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Volume 37, Number 1, February 2004

Characteristics of nosocomial bacterial meningitis in children

Pei-Ching Lin, Nan-Chang Chiu, Wen-Chen Li, Hsin Chi, Chyong-Hsin Hsu, Han-Yang Hung, Hsin-An Kao, Fu-Yuan Huang
Department of Pediatrics, Mackay Memorial Hospital, Taipei and Taipei Municipal Jen-Ai Hospital, Taipei; and Mackay Junior College of Nursing, Taipei, Taiwan, ROC

Received: December 17, 2002    Revised: April 23, 2003    Accepted: June 17, 2003   


Corresponding author:

Dr. Nan-Chang Chiu, Department of Pediatrics, Mackay Memorial Hospital, 92, Chung Shan North Road, Section 2, Taipei, Taiwan 104, ROC. E-mail: This e-mail address is being protected from spam bots, you need JavaScript enabled to view it




Nosocomial meningitis is uncommon in children. We reviewed the medical records of all children who developed bacterial meningitis at least 72 hours after admission to Mackay Memorial Hospital for the period July 1992 through June 2000. Clinical manifestations, predisposing factors, pathogens, and outcomes were analyzed. Twenty-two cases of nosocomial meningitis were identified, comprising 9.2% (22/239) of all pediatric cases of bacterial meningitis during the study period. The male-to-female ratio was 14:8. All patients were younger than 6 months of age except for one, who was 7 years old. The mean duration between admission and onset of meningitis was 15.3 days (range, 3 to 58 days). Twenty-two organisms were isolated, including 13 Gram-negative bacteria (59%) and 9 Gram-positive bacteria (41%). The most common pathogen was Escherichia coli (5 cases), followed by Enterobacter cloacae (3), Staphylococcus aureus (3), and Chryseobacterium meningosepticum (3). Seventeen patients (77%) had concomitant bacteremia. Predisposing factors for acquisition of nosocomial meningitis included previous treatment with broad-spectrum antibiotics (68%), prematurity with very low birth weight (41%), and total parenteral nutrition (32%). Two patients (9%) had previous neurosurgical intervention. Four patients (18%) died, 3 of whom were low birth weight premature infants. Nine patients (41%) had sequelae, including developmental delay, hydrocephalus, hearing impairment, and epilepsy. Neurosurgery was not a significant risk factor for the development of nosocomial meningitis, while very low birth weight played an important role. Previous intraventricular hemorrhage or hydrocephalus, prematurity with very low birth weight, infection with Gram-negative bacteria, and prior broad-spectrum antibiotic administration were associated with poor outcome.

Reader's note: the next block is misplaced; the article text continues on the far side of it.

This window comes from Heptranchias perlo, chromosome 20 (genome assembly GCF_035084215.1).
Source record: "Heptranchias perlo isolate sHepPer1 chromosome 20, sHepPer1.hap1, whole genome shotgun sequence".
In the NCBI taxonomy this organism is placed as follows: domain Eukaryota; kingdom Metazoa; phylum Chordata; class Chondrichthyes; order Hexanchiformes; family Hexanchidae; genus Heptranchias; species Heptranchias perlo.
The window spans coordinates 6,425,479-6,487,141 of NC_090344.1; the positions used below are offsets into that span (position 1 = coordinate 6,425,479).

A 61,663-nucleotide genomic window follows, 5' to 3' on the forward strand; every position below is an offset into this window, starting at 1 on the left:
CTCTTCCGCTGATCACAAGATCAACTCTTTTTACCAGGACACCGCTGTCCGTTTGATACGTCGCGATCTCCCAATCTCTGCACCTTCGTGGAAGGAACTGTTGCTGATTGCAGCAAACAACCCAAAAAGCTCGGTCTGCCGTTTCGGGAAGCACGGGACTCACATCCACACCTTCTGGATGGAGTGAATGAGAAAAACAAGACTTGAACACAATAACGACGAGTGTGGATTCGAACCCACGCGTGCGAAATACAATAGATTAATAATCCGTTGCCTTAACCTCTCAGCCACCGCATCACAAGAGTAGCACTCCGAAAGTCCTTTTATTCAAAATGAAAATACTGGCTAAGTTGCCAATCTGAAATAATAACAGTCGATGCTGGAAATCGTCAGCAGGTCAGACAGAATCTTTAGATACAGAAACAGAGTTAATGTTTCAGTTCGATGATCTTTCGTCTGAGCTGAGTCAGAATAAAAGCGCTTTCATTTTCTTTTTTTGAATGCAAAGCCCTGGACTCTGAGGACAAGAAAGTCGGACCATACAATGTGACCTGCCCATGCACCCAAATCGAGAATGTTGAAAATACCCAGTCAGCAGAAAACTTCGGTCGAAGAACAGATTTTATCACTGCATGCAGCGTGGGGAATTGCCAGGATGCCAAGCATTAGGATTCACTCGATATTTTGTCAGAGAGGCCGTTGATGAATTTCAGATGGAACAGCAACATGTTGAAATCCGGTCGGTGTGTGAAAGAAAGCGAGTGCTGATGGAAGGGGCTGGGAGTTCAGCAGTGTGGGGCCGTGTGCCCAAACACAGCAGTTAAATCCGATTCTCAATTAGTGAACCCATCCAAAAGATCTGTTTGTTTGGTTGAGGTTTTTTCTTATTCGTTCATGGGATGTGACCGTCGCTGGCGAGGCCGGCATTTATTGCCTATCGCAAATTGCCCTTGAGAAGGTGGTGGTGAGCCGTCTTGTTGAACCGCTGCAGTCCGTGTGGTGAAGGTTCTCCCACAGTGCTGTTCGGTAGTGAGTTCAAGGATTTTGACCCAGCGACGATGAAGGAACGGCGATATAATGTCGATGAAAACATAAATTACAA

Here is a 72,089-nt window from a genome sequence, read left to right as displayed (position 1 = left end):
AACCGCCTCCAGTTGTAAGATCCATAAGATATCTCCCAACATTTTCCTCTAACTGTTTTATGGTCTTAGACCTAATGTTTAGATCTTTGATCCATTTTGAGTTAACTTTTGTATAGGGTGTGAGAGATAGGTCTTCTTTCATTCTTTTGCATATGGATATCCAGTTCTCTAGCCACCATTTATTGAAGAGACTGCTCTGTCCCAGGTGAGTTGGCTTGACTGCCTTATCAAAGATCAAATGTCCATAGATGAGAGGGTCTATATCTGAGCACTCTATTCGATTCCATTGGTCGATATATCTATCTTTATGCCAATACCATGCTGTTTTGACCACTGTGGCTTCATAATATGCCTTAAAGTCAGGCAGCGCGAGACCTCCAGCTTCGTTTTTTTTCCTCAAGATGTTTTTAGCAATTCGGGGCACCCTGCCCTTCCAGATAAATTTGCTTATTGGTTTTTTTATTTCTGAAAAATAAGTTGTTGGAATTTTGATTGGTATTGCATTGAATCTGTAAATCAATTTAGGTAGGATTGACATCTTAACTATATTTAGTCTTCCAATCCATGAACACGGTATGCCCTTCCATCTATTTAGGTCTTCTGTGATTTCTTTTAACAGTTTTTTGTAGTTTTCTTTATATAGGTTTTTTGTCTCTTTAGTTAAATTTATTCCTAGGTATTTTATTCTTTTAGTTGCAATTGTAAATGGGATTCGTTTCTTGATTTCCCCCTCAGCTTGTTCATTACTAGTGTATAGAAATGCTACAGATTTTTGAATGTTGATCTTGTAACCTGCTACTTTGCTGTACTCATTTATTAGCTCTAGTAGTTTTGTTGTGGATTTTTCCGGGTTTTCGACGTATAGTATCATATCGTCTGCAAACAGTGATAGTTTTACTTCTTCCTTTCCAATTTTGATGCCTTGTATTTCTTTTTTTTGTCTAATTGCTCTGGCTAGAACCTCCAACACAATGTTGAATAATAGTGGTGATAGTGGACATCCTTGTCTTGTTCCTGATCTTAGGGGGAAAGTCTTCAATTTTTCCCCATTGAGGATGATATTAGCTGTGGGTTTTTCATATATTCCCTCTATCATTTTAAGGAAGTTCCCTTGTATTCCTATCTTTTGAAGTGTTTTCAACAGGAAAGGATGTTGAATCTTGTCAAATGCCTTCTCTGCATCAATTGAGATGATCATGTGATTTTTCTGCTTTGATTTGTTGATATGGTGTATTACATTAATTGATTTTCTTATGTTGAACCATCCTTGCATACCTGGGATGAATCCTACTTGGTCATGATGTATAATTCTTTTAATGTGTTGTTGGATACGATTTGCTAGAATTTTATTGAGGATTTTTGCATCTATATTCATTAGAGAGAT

Key words:

Bacterial meningitis, cross infection, infant



J Microbiol Immunol Infect 2004;37:35-38.